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I have seen the following one. Please give the proof of the observation. We know that, The difference between the sum of the odd numbered digits (1st, 3rd, 5th...) and the sum of the even numbered digits (2nd, 4th...) is divisible by 11. I have checked the same for other numbers in different base system. For example, if we want to know 27 is divisible by 3 or not. To check the divisibility for 3, take 1 lees than 3 (i.e., 2) and follow as shown bellow now 27 = 2 X 13 + 1 and then 13 = 2 X 6 + 1 and then 6 = 2 X 3 + 0 and then 3 = 2 X 1 + 1 and then 1 = 2 X 0 + 1 Now the remainders in base system is 27 = 11011 sum of altranative digits and their diffrence is ( 1 + 0 + 1) - (1 + 1) = 0 So, 27 is divisible by 3. What I want to say that, to check the divisibility of a number K, we will write the number in K-1 base system and then we apply the 11 divisibility rule. How this method is working.Please give me the proof. Thanks in advance.

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That's a keen observation. You might want to look at modular arithmetic. Also, just as you generalized from $11$ to $b+1$ in base $b$, there are generalizations of the divisibility rules for $2$ and $5$ to the divisors of $b$ and of the divisibility rules for $3$ and $9$ to the divisors of $b-1$. – joriki Jul 19 '11 at 10:20

Your question is rather confusingly written, but I assume you're asking for a proof that the base-10 divisibility rule for 11 — sum the even-numbered digits, subtract the odd-numbered digits, check (recursively) if result is divisible by 11 — can be generalized to a divisibility rule for $n+1$ in base $n$.

For a simple proof, let $x = \sum_{k=0}^\infty x_k n^k$, where $n$ is the base and $x_0$, $x_1$, $x_2$, etc. are the base-$n$ digits of $x$. Since $n \equiv -1 \mod n+1$, we have

$$ n^k \equiv (-1)^k = \begin{cases} \phantom{+}1 & \text{if }k\text{ is even,} \\ -1 & \text{if }k\text{ is odd,} \end{cases}\mod n+1 $$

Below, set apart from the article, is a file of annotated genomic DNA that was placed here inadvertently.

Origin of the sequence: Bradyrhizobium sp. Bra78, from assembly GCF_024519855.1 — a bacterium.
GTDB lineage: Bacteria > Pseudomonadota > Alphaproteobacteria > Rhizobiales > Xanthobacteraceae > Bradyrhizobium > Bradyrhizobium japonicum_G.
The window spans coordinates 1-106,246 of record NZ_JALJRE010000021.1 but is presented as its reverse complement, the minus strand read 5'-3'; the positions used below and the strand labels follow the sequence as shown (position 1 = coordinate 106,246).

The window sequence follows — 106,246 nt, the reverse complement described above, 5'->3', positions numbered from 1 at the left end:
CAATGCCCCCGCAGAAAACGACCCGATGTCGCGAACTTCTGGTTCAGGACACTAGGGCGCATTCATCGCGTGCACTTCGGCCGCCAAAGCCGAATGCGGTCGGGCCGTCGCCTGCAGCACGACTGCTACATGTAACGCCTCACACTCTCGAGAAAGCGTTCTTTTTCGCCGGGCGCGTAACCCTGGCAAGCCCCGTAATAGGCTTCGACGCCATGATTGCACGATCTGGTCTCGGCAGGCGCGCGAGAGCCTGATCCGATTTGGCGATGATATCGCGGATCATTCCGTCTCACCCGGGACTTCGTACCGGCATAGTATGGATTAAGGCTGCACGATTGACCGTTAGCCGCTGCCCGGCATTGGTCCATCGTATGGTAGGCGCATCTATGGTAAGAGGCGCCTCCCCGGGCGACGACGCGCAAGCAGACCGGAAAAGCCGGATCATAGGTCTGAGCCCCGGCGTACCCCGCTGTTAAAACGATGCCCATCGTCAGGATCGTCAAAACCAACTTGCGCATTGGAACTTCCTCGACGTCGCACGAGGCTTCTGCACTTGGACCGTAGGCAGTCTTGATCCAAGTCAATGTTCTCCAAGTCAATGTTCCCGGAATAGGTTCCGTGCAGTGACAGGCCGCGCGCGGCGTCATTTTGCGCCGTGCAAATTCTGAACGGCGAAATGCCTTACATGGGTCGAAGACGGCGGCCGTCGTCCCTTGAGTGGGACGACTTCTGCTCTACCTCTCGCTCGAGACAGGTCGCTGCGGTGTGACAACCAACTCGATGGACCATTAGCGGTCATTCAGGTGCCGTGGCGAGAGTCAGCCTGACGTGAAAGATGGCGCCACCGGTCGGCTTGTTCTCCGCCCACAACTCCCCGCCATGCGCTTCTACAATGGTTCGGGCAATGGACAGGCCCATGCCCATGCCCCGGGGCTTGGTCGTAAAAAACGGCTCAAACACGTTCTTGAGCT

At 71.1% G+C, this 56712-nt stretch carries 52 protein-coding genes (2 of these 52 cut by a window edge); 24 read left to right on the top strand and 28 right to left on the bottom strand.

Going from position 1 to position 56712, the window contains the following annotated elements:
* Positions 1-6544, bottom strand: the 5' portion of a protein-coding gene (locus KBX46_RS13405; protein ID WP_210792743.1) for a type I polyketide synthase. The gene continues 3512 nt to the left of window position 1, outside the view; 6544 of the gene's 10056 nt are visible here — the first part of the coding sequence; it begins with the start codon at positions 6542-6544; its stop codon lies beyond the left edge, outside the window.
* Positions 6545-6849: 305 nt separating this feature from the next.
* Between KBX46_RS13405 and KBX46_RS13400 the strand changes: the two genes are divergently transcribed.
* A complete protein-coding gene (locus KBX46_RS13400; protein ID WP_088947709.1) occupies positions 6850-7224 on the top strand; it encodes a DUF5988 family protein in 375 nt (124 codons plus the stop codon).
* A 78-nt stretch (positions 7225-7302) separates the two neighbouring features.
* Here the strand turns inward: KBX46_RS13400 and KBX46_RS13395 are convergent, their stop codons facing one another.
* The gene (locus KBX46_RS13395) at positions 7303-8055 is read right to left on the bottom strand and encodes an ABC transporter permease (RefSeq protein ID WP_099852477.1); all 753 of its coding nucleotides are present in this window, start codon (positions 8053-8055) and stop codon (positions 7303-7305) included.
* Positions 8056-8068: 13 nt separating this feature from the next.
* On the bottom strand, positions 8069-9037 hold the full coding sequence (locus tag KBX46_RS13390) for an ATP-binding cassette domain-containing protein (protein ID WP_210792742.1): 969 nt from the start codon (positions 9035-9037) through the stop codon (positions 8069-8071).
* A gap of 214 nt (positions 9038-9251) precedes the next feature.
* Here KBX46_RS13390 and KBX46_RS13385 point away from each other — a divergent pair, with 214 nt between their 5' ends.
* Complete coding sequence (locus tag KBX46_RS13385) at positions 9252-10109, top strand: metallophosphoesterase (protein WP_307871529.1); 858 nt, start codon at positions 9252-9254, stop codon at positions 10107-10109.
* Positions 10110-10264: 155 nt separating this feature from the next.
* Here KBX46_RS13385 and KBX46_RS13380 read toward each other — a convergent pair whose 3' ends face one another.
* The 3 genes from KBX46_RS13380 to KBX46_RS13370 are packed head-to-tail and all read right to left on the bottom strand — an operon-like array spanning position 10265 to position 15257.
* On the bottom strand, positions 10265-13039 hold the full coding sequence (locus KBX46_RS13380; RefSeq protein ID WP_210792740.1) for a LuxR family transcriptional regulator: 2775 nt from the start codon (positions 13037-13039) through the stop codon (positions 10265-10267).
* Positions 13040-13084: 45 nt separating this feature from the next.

and therefore

$$ x = \sum_{k=0}^\infty x_k n^k \equiv \sum_{k=0}^\infty x_k (-1)^k = \sum_{k\text{ even}} x_k - \sum_{k\text{ odd}} x_k \mod n+1.$$

Thus, $x$ is divisible by $n+1$ if and only if the sum of its even base-$n$ digits minus the sum of its odd base-$n$ digits is divisible by $n+1$.

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Yes, the test for divisibility by $11$ generalizes to arbitrary radix. Using modular arithmetic this amounts to simply evaluating a polynomial. Notice that radix notation has polynomial form. Namely in radix $\rm\:b\:$ the digit string $\rm\ d_n\ \cdots\ d_1\ d_0\ $ denotes $\rm\ d_n\ b^n +\:\cdots\: + d_1\ b + d_0\: =\ P(b),\ $ where $\rm\:\ P(x)\: =\ d_n\ x^n +\:\cdots\: d_1\ x + d_0\ $ is the polynomial associated to the string of digits.

Therefore $\rm\ mod\ b+1\ $ we infer $\rm\ b\equiv -1\ $ $\Rightarrow$ $\rm\ P(b)\equiv P(-1)\equiv d_0 - d_1 + d_2 - d_3 +\:\cdots\:.\: $ Similar modular reductions yield analogous divisibility tests, e.g. see here for casting out $91$'s.

If modular arithmetic is unfamiliar then one may proceed more simply as follows:

Factor Theorem $\rm\;\Rightarrow\; x-a\ |\ P(x)-P(a)\ $ so $\rm\ x = b,\ a= -1\ \Rightarrow\ b+1\ |\ P(b)-P(-1)\:.$

See also this post and various other posts on generalizations of casting out nines.

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